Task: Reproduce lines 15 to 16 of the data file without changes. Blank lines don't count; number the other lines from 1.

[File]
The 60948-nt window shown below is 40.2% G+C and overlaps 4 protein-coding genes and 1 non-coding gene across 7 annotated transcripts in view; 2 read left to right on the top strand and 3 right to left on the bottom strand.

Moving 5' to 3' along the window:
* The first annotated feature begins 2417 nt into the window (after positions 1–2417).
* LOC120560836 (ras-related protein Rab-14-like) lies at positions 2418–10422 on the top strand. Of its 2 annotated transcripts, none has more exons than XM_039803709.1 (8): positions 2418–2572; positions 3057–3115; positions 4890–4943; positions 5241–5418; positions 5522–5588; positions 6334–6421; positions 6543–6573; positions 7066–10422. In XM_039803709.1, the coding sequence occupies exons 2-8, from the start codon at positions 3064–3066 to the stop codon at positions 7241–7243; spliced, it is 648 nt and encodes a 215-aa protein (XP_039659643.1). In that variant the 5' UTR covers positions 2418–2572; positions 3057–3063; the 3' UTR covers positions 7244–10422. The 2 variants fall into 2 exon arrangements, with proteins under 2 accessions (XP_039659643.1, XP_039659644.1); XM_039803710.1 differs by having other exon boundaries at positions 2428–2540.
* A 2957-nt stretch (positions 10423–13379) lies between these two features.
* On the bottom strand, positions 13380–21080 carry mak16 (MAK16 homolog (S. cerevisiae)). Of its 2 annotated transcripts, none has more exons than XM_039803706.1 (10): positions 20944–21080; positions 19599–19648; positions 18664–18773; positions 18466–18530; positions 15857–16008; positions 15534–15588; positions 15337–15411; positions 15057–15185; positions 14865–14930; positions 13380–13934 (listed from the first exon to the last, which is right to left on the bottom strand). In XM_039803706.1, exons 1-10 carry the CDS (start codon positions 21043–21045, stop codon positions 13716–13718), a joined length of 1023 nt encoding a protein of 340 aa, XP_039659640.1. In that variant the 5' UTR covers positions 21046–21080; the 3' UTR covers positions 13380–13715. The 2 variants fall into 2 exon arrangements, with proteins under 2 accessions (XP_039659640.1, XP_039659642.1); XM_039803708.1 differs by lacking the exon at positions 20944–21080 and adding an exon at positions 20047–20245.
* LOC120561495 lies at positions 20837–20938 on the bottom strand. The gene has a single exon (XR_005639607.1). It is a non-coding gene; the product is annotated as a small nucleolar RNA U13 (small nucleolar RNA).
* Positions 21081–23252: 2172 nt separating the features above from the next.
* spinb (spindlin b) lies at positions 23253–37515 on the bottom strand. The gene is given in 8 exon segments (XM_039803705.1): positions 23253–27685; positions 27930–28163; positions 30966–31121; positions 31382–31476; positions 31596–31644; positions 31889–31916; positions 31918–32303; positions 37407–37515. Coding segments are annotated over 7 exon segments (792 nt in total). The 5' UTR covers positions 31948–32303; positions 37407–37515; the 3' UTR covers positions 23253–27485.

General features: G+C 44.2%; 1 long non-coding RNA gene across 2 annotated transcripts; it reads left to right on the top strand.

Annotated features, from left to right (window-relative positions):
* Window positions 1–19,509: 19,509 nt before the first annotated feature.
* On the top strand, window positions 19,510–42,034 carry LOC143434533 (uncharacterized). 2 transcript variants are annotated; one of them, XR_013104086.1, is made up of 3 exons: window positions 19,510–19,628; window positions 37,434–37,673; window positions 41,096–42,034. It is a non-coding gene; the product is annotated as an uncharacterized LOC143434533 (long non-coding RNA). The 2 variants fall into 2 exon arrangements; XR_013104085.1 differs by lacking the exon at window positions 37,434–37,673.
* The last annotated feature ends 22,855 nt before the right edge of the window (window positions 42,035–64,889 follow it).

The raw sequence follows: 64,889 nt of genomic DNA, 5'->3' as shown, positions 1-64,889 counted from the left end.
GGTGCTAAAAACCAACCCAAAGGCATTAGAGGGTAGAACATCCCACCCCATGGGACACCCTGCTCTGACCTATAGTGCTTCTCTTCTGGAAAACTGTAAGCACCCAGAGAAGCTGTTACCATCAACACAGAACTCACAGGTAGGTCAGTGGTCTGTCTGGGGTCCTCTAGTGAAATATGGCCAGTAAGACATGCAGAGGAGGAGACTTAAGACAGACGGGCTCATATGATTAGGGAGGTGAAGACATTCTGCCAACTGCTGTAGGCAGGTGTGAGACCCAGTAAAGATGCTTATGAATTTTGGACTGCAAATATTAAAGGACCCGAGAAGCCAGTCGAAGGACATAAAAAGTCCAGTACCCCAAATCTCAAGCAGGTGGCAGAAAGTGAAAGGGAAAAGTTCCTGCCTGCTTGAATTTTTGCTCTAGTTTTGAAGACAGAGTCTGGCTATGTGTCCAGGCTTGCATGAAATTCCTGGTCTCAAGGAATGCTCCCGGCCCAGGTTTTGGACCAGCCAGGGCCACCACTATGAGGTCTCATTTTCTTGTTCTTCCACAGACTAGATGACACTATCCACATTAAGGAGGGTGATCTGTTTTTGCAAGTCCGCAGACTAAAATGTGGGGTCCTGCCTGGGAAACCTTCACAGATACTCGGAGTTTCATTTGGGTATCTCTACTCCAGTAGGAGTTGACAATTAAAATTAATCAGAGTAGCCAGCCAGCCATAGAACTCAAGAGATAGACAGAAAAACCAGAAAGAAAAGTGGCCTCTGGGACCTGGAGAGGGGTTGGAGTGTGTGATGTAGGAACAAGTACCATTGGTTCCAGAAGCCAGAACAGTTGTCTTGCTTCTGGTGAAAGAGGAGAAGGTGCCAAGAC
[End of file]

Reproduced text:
The raw sequence follows: 64,889 nt of genomic DNA, 5'->3' as shown, positions 1-64,889 counted from the left end.
GGTGCTAAAAACCAACCCAAAGGCATTAGAGGGTAGAACATCCCACCCCATGGGACACCCTGCTCTGACCTATAGTGCTTCTCTTCTGGAAAACTGTAAGCACCCAGAGAAGCTGTTACCATCAACACAGAACTCACAGGTAGGTCAGTGGTCTGTCTGGGGTCCTCTAGTGAAATATGGCCAGTAAGACATGCAGAGGAGGAGACTTAAGACAGACGGGCTCATATGATTAGGGAGGTGAAGACATTCTGCCAACTGCTGTAGGCAGGTGTGAGACCCAGTAAAGATGCTTATGAATTTTGGACTGCAAATATTAAAGGACCCGAGAAGCCAGTCGAAGGACATAAAAAGTCCAGTACCCCAAATCTCAAGCAGGTGGCAGAAAGTGAAAGGGAAAAGTTCCTGCCTGCTTGAATTTTTGCTCTAGTTTTGAAGACAGAGTCTGGCTATGTGTCCAGGCTTGCATGAAATTCCTGGTCTCAAGGAATGCTCCCGGCCCAGGTTTTGGACCAGCCAGGGCCACCACTATGAGGTCTCATTTTCTTGTTCTTCCACAGACTAGATGACACTATCCACATTAAGGAGGGTGATCTGTTTTTGCAAGTCCGCAGACTAAAATGTGGGGTCCTGCCTGGGAAACCTTCACAGATACTCGGAGTTTCATTTGGGTATCTCTACTCCAGTAGGAGTTGACAATTAAAATTAATCAGAGTAGCCAGCCAGCCATAGAACTCAAGAGATAGACAGAAAAACCAGAAAGAAAAGTGGCCTCTGGGACCTGGAGAGGGGTTGGAGTGTGTGATGTAGGAACAAGTACCATTGGTTCCAGAAGCCAGAACAGTTGTCTTGCTTCTGGTGAAAGAGGAGAAGGTGCCAAGAC